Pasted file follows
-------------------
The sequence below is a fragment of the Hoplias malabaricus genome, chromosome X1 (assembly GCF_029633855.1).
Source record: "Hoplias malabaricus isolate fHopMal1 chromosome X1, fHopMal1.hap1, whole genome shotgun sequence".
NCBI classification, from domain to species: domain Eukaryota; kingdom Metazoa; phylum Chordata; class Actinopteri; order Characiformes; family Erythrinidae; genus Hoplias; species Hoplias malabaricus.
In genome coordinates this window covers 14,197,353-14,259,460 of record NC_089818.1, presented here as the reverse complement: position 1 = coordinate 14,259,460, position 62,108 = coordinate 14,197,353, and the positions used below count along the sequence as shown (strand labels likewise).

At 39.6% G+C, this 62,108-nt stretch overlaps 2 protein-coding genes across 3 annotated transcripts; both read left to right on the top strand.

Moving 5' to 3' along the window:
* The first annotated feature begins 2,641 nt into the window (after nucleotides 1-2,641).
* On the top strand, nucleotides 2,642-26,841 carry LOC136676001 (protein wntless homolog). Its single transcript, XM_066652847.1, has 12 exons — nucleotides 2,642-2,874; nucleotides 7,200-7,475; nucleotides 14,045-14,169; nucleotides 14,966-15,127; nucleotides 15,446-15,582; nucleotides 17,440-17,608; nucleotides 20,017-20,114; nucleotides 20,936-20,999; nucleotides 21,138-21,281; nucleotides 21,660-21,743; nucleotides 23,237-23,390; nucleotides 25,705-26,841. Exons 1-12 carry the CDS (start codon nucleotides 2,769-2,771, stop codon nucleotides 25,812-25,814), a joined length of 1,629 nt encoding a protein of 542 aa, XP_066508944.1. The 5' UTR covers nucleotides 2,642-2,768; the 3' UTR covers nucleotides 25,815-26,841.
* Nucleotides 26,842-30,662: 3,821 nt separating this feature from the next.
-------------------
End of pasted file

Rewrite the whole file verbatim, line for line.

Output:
The sequence below is a fragment of the Hoplias malabaricus genome, chromosome X1 (assembly GCF_029633855.1).
Source record: "Hoplias malabaricus isolate fHopMal1 chromosome X1, fHopMal1.hap1, whole genome shotgun sequence".
NCBI classification, from domain to species: domain Eukaryota; kingdom Metazoa; phylum Chordata; class Actinopteri; order Characiformes; family Erythrinidae; genus Hoplias; species Hoplias malabaricus.
In genome coordinates this window covers 14,197,353-14,259,460 of record NC_089818.1, presented here as the reverse complement: position 1 = coordinate 14,259,460, position 62,108 = coordinate 14,197,353, and the positions used below count along the sequence as shown (strand labels likewise).

At 39.6% G+C, this 62,108-nt stretch overlaps 2 protein-coding genes across 3 annotated transcripts; both read left to right on the top strand.

Moving 5' to 3' along the window:
* The first annotated feature begins 2,641 nt into the window (after nucleotides 1-2,641).
* On the top strand, nucleotides 2,642-26,841 carry LOC136676001 (protein wntless homolog). Its single transcript, XM_066652847.1, has 12 exons — nucleotides 2,642-2,874; nucleotides 7,200-7,475; nucleotides 14,045-14,169; nucleotides 14,966-15,127; nucleotides 15,446-15,582; nucleotides 17,440-17,608; nucleotides 20,017-20,114; nucleotides 20,936-20,999; nucleotides 21,138-21,281; nucleotides 21,660-21,743; nucleotides 23,237-23,390; nucleotides 25,705-26,841. Exons 1-12 carry the CDS (start codon nucleotides 2,769-2,771, stop codon nucleotides 25,812-25,814), a joined length of 1,629 nt encoding a protein of 542 aa, XP_066508944.1. The 5' UTR covers nucleotides 2,642-2,768; the 3' UTR covers nucleotides 25,815-26,841.
* Nucleotides 26,842-30,662: 3,821 nt separating this feature from the next.